Ten people died and an undetermined number of others were missing after a fishing boat capsized off South Korea's southern coast, maritime officials said Sunday.

Three people were rescued and flown to a hospital with injuries that weren't life-threatening, Jeju coast guard officers said on condition of anonymity because of office rules. Dozens of ships searched the area for survivors.

The 9.8-ton boat, Dolphin, lost communication with another boat on Saturday evening and was found Sunday morning north of the resort island of Jeju. A survivor told Yonhap news agency that the boat quickly capsized because of high waves.

The survivor, identified only by the surname Park, awoke to find the captain telling the passengers to get out as the boat filled with water. Park said survivors clung to the boat for more than 10 hours, but some disappeared in the strong waves before rescuers arrived.

It wasn't clear how many were on board, but most were passengers on a fishing trip, not professional fishermen, one of the coast guard officials said.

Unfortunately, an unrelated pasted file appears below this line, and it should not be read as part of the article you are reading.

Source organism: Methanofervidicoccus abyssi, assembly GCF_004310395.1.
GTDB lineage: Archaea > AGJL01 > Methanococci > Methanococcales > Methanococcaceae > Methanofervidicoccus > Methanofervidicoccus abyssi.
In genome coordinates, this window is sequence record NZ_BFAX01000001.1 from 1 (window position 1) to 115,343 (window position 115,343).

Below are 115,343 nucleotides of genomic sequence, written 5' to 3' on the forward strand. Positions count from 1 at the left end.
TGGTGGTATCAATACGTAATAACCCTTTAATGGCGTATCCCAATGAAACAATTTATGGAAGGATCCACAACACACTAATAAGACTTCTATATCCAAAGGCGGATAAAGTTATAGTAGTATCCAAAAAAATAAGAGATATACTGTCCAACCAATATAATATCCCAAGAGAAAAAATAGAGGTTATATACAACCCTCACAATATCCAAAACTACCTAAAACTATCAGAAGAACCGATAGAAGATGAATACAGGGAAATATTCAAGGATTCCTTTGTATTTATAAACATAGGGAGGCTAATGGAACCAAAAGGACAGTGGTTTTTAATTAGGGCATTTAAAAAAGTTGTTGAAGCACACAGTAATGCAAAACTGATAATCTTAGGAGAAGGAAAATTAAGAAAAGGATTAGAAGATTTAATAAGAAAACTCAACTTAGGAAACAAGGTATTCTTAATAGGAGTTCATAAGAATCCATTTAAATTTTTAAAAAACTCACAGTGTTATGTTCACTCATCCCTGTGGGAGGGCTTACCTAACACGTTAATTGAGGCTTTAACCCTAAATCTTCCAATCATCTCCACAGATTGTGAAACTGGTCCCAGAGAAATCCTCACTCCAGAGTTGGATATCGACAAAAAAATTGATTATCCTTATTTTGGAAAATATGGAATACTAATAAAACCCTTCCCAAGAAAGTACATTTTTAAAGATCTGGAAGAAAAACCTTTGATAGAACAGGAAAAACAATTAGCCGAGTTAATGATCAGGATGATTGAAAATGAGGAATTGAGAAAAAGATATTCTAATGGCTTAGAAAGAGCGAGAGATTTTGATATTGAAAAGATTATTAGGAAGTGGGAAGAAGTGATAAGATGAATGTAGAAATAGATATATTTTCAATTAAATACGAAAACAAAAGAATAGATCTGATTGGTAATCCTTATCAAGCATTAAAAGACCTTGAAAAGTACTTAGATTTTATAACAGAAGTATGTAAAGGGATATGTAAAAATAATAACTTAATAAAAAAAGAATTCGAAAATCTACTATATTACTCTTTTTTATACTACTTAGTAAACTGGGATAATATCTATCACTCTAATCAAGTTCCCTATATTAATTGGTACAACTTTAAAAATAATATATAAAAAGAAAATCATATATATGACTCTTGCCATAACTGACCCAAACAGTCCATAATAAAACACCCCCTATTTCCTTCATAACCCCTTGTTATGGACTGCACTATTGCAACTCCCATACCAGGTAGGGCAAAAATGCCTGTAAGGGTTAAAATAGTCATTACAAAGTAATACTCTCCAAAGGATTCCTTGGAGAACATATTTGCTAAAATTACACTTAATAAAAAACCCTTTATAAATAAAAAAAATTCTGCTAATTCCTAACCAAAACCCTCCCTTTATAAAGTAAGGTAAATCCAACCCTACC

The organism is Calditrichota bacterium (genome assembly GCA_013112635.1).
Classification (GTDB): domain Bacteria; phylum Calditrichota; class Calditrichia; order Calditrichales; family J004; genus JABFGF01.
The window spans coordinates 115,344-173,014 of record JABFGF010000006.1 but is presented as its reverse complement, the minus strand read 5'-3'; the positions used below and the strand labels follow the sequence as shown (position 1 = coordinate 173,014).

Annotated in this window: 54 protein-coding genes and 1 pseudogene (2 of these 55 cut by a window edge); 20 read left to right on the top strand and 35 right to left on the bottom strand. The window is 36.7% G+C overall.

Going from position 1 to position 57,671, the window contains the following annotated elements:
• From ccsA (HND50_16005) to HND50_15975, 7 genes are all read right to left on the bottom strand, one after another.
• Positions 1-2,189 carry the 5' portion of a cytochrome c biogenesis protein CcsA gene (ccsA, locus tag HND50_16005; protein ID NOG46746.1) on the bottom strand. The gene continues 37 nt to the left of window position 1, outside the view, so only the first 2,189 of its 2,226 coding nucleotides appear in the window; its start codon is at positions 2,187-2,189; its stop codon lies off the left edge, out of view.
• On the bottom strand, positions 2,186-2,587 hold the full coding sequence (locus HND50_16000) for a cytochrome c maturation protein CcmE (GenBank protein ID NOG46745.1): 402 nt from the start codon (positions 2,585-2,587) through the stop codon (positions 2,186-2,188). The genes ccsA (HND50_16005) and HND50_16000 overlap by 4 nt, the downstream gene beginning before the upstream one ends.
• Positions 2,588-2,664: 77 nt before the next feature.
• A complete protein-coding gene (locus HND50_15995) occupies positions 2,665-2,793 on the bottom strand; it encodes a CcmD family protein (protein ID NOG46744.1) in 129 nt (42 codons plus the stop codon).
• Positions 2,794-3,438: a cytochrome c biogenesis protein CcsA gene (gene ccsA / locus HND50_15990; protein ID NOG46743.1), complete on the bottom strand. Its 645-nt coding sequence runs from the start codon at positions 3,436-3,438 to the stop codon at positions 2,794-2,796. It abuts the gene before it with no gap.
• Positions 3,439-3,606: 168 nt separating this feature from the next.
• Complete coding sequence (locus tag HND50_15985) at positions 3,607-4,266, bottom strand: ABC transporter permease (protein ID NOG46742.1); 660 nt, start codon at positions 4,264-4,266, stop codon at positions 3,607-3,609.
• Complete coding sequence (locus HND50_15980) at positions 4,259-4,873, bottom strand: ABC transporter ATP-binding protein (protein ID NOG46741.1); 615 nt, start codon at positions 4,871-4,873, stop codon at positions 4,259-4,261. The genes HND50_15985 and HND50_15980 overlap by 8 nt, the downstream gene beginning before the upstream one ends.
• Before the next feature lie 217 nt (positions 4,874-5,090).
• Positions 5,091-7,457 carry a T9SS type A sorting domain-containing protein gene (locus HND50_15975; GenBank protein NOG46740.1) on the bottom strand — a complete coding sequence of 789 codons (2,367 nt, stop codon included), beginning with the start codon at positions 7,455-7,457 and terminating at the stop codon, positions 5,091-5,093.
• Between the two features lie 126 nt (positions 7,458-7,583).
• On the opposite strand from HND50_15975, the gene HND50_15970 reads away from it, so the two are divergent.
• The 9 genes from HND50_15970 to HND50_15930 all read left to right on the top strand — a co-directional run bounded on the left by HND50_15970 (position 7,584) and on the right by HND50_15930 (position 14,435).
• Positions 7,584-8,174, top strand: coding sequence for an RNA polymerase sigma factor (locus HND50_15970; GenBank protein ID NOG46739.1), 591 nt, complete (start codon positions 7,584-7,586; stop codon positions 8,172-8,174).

A document listed 22 expected passengers, but officials have found that at least four of those listed did not actually board the ship. Also, one of the three survivors wasn't among those listed in the document, Jeju's coast guard chief Lee Pyung-hyun said.

More than 40 coast guard, navy and civilian ships searched the nearby waters, Lee said. The boat had left Chuja Island, northwest of Jeju Island, on Saturday evening to return to a southwestern town on the mainland, before losing communication, Lee said.

South Korea is still dealing with grief and anger over a maritime disaster last year that killed more than 300 people, mostly school children, when a ferry sank off the southern coast. Critics blamed lax government oversight and the country's poor safety culture in part for the sinking.

President Park Geun-hye, heavily criticized for alleged incompetence over last year's ferry sinking, ordered her government to "do everything possible for the search and rescue of the missing" and to keep the public informed about government efforts to deal with this accident, according to her office.